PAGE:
But, against all odds, I can’t confidently state that there’s anything fundamentally wrong with the acting itself. Honestly, all things considered, it’s pretty good: Lucy Hale is a comparatively strong lead, Violett Beane doesn’t get totally overshadowed, and the only true stinker is Tyler Posey’s meathead heartthrob, Lucas. Don’t get me wrong, the dialogue is still a burning garbage bard, but everyone here is at least trying their best. What’s more, it’s hard to put a finger on, but this ensemble shares a certain energy and chemistry; even if the words coming out of their mouths don’t exactly feel like things real teens would say, the cadence with which they’re delivered feels accurate. However, as you can tell, that’s a Journey to the Center of the Earth deep-dig to find something to compliment TRUTH OR DARE on, so that alone speaks for itself.
As briefly mentioned above, the three sophomores in front of me provided an oasis of appreciation. They weren’t upset about the film; quite the contrary, in fact. They were filled with righteous anger at the fact that the rest of the theater was laughing, chatting, and pointedly making fun of the asinine events on screen, scowling at anyone who made a peep, repeatedly turning back to hiss at us, and at one point even pointedly demanding what it was, exactly, that we found so funny. What’s more, despite there being perhaps half a scare during the entire runtime, they were quivering and quaking in fear, covering ears and shielding eyes all the while. So as pretentious as it may sound, these kind of things aren’t for me, and I understand that and am willing to meet them halfway. You see, as much as I’ve dunked on it through the entirety of the review, it’d be a lie to say I didn’t have fun watching TRUTH OR DARE. Jason Blum says one or two words and people make movies out of them—I don’t think these throwaway flicks are meant to be taken all that seriously, and there’s entertainment to be found in their unabashed silliness. So grab a six-pack, get your friends together, and go watch TRUTH OR DARE with the knowledge that it’s bad, keeping an eye out for presumed Blumhouse fare such as PERVERT, TIC-TAC-TOE, and GHOST in the future.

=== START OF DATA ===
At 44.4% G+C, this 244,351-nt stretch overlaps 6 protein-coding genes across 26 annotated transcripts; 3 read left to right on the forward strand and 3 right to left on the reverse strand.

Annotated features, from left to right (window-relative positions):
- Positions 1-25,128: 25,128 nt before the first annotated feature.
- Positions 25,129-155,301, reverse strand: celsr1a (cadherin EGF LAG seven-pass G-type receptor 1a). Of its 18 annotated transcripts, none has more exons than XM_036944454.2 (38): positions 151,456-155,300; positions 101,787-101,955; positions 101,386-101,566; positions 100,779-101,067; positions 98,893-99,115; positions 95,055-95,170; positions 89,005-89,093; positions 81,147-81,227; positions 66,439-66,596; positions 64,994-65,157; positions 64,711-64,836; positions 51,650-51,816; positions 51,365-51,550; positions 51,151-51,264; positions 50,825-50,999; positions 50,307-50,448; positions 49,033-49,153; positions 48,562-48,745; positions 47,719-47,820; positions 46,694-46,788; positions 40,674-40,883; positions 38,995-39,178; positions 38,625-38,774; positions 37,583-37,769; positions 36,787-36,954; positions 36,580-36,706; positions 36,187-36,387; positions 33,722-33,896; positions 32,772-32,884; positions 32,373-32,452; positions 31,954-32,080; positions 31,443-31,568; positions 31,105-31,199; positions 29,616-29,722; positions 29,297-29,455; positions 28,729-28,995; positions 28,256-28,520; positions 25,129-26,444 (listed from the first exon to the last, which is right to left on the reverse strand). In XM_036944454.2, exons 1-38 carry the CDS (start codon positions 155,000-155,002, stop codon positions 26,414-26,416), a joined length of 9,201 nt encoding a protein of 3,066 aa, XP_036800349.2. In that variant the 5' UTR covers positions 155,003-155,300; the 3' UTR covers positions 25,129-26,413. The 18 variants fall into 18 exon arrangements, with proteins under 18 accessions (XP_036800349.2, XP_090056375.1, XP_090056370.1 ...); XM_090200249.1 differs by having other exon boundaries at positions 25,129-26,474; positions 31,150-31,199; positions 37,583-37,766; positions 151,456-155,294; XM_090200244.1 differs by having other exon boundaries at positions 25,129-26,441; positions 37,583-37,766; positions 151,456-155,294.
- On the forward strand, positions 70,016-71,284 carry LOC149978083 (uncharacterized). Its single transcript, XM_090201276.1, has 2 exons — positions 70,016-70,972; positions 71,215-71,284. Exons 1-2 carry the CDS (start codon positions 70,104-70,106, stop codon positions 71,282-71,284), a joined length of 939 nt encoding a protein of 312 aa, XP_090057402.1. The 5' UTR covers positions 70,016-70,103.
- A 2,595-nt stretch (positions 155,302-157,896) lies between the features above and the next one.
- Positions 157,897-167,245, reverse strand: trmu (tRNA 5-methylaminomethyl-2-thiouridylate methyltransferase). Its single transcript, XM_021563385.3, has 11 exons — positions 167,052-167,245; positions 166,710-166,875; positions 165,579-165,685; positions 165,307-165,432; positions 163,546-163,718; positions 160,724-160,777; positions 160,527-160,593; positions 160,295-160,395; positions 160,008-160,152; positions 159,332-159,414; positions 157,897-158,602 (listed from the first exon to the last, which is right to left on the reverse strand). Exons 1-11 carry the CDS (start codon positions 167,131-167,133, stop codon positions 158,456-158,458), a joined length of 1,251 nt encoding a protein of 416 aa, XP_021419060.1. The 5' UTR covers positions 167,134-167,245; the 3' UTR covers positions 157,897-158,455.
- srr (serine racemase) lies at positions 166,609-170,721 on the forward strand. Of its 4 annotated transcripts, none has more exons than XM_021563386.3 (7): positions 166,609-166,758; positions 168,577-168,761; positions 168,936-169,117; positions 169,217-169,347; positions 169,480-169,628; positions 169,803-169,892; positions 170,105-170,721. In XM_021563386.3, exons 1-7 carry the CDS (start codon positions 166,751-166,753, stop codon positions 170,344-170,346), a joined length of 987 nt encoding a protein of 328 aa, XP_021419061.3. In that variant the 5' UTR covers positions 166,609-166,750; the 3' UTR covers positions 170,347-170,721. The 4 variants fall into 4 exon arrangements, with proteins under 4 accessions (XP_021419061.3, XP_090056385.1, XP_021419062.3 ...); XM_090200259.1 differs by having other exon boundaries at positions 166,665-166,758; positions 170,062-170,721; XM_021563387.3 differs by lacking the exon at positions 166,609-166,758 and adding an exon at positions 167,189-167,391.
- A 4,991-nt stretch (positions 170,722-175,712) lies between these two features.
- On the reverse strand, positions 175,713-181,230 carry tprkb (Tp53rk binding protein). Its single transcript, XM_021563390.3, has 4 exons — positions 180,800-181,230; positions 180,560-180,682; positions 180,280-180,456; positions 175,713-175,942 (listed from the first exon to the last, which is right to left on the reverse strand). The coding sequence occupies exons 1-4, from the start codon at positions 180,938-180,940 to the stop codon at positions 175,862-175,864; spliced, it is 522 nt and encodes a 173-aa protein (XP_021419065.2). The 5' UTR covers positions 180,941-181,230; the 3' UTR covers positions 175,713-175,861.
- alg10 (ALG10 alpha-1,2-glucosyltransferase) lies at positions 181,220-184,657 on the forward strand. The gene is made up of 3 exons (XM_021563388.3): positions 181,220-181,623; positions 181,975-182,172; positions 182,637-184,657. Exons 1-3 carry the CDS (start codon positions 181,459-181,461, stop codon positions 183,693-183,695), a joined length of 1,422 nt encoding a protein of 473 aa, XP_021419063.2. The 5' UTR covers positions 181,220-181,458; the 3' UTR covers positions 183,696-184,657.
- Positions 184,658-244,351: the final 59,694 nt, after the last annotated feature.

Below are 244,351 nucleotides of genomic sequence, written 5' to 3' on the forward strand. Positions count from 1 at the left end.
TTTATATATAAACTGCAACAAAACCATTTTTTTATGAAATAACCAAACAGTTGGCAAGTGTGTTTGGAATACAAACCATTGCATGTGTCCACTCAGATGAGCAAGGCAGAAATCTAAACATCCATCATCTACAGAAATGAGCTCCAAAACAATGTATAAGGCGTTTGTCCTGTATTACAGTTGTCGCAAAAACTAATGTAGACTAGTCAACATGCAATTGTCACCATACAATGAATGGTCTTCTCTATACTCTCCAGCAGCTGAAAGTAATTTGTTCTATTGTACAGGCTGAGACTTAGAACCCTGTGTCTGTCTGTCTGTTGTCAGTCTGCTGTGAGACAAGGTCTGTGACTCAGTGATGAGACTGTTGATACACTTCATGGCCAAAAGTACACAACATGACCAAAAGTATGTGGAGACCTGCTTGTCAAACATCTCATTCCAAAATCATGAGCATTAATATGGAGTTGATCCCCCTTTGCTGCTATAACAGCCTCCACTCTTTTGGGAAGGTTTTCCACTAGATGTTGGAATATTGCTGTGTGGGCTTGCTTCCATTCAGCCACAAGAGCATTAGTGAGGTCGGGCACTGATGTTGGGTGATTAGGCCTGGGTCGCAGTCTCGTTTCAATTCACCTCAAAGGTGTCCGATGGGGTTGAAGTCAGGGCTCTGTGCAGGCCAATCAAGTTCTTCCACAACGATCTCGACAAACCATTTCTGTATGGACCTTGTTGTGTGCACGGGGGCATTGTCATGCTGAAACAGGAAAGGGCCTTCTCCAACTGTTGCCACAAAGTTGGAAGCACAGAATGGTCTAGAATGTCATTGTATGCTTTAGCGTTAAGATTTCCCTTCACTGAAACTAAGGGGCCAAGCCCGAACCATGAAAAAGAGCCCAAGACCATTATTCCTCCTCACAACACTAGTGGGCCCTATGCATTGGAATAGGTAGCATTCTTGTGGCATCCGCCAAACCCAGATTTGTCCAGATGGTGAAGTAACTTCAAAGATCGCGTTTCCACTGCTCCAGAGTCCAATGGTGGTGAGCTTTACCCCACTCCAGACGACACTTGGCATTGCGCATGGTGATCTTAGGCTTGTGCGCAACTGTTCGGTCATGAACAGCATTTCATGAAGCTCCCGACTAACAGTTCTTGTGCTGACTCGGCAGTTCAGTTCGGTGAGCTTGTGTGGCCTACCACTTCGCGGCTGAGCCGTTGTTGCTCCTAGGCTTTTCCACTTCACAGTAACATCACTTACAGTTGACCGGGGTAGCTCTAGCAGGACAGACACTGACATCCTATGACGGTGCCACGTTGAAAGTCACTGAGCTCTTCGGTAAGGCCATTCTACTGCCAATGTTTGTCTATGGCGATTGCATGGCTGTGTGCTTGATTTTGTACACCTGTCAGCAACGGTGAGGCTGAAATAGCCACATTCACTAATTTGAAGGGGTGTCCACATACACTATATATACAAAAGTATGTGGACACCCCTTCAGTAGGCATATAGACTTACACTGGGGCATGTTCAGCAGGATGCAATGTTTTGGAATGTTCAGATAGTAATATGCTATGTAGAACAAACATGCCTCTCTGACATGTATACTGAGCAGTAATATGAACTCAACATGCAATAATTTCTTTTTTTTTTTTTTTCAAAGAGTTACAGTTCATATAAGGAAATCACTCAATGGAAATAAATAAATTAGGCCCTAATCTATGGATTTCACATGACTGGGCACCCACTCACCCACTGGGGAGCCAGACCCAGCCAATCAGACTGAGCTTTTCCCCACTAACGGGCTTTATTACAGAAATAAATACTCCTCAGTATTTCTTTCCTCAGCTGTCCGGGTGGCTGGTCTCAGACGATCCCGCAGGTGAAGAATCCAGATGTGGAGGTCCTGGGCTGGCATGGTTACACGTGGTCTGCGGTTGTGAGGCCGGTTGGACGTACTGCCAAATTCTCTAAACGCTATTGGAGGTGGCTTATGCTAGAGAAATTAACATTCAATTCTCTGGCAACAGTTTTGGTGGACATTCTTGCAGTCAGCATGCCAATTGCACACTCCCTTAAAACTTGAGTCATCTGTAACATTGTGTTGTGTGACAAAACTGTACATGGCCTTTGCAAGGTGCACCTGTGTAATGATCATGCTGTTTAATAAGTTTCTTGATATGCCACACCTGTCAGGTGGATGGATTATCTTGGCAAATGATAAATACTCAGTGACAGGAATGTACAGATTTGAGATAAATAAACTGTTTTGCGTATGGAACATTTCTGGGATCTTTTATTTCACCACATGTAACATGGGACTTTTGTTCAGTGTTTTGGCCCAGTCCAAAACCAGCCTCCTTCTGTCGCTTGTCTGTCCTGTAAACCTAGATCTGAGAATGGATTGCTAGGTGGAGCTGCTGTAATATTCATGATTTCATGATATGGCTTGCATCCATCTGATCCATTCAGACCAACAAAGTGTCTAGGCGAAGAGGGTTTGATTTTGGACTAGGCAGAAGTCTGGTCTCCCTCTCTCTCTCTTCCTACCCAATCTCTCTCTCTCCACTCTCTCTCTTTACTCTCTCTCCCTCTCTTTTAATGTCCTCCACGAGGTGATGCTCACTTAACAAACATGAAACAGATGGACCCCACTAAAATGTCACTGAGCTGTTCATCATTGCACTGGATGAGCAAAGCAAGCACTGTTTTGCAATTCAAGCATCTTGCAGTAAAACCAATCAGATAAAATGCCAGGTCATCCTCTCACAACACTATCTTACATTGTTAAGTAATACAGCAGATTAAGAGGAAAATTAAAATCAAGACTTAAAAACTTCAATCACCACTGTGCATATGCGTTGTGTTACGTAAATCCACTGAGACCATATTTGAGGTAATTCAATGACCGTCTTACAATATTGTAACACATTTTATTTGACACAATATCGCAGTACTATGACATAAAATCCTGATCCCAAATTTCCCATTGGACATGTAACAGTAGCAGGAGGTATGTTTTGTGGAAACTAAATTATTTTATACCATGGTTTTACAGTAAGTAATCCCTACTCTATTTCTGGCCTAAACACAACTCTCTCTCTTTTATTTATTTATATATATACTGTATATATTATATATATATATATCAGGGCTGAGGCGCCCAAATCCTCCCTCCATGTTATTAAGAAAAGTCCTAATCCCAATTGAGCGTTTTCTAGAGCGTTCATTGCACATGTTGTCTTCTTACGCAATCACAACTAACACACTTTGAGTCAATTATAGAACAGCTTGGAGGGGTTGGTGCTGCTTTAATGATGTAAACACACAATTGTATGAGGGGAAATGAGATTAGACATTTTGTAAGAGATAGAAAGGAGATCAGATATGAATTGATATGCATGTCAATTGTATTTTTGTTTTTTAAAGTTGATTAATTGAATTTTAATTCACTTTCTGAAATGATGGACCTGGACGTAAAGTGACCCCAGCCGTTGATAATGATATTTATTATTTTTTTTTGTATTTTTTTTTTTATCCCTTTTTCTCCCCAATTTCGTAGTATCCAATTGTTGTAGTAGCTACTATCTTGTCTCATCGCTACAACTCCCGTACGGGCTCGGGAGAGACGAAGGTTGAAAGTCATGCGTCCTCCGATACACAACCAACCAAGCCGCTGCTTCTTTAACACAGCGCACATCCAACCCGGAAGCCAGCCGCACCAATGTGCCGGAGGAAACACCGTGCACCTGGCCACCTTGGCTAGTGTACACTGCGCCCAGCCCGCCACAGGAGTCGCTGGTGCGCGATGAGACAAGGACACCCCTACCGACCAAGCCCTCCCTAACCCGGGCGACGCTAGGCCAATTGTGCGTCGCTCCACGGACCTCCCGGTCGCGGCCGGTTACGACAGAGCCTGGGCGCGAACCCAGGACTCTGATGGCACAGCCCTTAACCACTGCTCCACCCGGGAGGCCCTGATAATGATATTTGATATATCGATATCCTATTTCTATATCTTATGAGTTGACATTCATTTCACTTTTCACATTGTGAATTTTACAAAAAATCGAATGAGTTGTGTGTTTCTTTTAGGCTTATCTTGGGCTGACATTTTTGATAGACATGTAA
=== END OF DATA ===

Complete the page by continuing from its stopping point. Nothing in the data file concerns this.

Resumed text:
Verdict: Do Not Recommend